As for the Woodward, let’s just say that Law Professor ran out of his skin, as evidenced by the 10 ½-length gap back to the third horse and the fact that Life is Good had to come home his final three-eighths running on a heavy wet track for the first time in a swift :36 1/5 and final eighth in :12 1/5. You can’t close much faster than that, especially setting all the pace.

So, now he has to go up against Flightline. The last time Life is Good was in a similar showdown was in this year’s Pegasus World Cup when he squared off against the brilliant Horse of the Year Knicks Go, who had decimated his opponents with his early speed. In his previous eight victories he won them all on the lead by an average margin of almost five lengths and defeated the best horses in the country in the Breeders’ Cup Classic. No horse could stay with him early and he went out there controlled the pace each time. But Life is Good possesses such brilliant sprint speed he took it to Knicks Go right from the start. He burst out of the gate, quickly opened a two and then three-length lead in a stiff :46 1/5 and 1:10, and Knicks Go never knew what hit him. He never got close to Life is Good and was beaten 3 ¼ lengths.

What helped Life is Good was not only his natural speed, but the ability to turn it on or off. In the seven-furlong Allen Jerkens Stakes he outran Sprint champion Jackie’s Warrior early off an almost six-month layoff, blazing though fractions of :21 4/5 and :44 flat. In the Breeders’ Cup Dirt Mile he went in :44 4/5 and 1:08 3/5. That is the only kind of speed that could bring down a horse like Knicks Go and perhaps a horse like Flightline, who has had the luxury of strolling down the stretch in isolated splendor every race. He has no idea what competition looks like once he turns for home. Life is Good’s objective must be to stay with him long enough to look him in the eye down the stretch.

This year Pletcher has been focusing more on having him relax early, knowing he is going to have to go a mile and a quarter. Some of the experts have felt Pletcher has been dulling his main weapon, but it was only three races back in the seven-furlong John Nerud Stakes that Life is Good tore through fractions off :22 and :44 3/5 and drew of to a five-length win in 1:21 3/5. He has already proven he can pull out that hole card anytime he wants. So don’t’ go by his workmanlike victories in the Whitney and Woodward on off tracks. That sprint speed is there whenever Pletcher and jockey Irad Ortiz feel it’s needed. The question is how far can he carry it with Flightline in hot pursuit? Remember, Flightline has won his last two races sitting just off the leader so I wouldn’t expect some torrid speed duel up front.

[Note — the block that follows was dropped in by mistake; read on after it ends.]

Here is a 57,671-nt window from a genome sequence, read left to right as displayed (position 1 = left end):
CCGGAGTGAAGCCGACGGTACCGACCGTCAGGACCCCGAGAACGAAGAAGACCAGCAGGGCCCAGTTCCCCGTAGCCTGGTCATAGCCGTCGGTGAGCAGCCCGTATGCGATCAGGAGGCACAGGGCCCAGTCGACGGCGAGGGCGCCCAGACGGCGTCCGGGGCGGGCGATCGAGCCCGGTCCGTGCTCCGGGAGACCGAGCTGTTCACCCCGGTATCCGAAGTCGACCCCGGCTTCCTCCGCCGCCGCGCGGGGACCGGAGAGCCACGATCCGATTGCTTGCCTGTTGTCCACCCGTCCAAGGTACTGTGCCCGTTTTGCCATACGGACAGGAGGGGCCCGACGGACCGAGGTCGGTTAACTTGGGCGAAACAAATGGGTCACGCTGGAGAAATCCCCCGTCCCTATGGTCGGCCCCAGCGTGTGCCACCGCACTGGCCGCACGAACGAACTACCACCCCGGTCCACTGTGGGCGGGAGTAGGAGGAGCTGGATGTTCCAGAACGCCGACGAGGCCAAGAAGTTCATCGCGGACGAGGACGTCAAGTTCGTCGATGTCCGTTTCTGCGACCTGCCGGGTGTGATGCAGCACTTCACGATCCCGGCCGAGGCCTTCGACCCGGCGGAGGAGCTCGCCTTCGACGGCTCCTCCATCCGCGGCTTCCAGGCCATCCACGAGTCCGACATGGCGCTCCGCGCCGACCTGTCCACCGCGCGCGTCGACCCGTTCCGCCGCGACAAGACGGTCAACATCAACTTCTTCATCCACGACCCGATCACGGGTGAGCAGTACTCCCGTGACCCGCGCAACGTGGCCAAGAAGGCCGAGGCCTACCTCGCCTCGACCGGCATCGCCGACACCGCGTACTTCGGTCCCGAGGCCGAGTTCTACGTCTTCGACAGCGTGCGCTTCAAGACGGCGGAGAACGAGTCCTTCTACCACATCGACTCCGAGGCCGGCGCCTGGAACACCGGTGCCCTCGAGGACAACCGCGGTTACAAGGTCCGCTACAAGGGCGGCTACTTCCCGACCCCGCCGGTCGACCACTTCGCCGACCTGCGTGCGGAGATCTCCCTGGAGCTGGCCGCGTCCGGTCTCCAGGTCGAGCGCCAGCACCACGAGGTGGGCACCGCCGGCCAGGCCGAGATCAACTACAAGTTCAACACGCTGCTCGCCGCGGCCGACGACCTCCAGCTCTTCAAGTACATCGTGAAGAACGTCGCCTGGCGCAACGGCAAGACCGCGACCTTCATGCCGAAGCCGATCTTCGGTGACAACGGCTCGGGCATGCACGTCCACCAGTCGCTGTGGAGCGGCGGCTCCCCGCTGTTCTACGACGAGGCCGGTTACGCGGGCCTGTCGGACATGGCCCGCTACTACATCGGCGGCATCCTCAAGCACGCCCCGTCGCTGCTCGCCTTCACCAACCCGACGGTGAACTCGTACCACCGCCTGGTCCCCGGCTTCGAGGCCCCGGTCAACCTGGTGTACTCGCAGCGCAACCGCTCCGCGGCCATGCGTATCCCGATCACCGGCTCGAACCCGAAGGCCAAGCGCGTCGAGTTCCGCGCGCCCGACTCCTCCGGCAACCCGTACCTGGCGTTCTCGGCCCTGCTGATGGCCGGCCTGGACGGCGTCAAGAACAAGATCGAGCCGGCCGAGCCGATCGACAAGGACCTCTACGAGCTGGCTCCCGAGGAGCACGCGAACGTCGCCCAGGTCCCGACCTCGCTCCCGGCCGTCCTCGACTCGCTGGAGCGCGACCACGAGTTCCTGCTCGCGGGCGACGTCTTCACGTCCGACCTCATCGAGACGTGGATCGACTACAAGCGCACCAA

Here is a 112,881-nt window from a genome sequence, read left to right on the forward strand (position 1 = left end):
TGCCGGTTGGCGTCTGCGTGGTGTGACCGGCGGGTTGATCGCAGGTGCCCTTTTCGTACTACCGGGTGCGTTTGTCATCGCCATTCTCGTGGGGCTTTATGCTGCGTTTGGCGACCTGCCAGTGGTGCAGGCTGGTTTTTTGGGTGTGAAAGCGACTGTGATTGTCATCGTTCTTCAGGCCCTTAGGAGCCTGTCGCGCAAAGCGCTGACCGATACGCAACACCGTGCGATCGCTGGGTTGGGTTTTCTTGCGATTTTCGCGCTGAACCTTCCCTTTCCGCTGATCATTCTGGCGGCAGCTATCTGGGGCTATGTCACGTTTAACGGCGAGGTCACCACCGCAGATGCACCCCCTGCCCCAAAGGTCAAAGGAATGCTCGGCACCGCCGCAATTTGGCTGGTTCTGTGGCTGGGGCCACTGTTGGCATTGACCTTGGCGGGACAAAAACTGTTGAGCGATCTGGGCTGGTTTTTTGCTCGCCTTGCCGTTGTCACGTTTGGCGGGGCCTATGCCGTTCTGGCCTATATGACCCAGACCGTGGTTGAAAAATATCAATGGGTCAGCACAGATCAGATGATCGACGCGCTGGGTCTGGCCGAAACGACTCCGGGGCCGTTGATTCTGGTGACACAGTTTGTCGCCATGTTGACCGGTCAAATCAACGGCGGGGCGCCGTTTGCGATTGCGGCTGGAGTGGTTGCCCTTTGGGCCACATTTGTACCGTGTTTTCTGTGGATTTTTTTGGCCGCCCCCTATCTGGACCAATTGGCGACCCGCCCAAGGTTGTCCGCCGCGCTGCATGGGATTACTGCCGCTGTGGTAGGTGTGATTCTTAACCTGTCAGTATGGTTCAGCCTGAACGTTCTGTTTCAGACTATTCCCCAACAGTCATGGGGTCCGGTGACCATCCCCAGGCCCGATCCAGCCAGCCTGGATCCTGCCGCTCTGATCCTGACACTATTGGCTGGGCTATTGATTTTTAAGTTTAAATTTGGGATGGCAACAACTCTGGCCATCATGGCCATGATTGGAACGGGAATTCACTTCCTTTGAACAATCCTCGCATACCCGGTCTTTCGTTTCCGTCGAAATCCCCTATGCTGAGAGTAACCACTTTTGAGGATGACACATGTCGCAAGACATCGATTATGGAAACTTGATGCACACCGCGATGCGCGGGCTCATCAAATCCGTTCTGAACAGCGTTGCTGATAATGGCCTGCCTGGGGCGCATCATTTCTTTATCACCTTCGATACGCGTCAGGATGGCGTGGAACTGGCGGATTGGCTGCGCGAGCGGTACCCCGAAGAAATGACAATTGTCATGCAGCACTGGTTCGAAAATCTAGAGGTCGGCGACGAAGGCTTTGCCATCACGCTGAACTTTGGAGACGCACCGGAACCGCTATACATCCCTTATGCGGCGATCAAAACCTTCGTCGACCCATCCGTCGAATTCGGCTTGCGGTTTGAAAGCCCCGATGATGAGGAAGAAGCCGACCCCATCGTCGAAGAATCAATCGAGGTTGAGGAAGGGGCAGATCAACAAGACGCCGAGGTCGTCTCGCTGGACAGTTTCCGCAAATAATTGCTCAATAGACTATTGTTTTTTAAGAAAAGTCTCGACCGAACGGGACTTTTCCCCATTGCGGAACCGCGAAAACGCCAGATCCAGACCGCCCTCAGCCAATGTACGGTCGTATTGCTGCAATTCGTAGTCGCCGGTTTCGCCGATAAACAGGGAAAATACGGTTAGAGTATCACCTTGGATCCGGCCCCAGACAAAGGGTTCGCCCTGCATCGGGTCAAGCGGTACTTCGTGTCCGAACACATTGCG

No, I am not ignoring the other Classic contenders. Epicenter has improved in leaps and bounds and now possesses a lethal closing kick he didn’t show earlier in the year, but his fastest Thoro-Graph number is a negative-1, as is Taiba’s, both in their last start, so it appears at least on the speed sheets that they are not nearly fast enough at this point in their career to beat Flightline and Life is Good. The lightly raced Taiba still has tremendous scope for improvement, and hopefully we will see a major star emerge next year. Olympiad and Hot Rod Charlie are in the same ballpark speed-wise as Life is Good, but I just don’t think they are as talented and would need a pace meltdown to have any chance. The fastest 3-year-old with the exception of Charge It’s negative-4 in his 23-length romp in the Dwyer Stakes actually is Rich Strike with a negative-2 in the Lukas Classic at Churchill Downs against Hot Rod Charlie and other top-class older horses, but as this point it would seem more logical to wait for the Clark Handicap at his favorite track.

So, now we return to the original premise of this column. Can Life is Good beat Flightline in the Classic? I’ll let you know at the quarter pole.

Photos courtesy of New York Racing Association: Janet Garaguso, Dom Napolitano

Racing historian, author, and award-winning retired journalist for the Daily Racing Form and The Blood-Horse, Steve Haskin was inducted into the National Museum of Racing Hall of Fame’s Media Roll of Honor in 2016. Known for his racing knowledge and insightful prose, he has been an exclusive contributor to since 2020.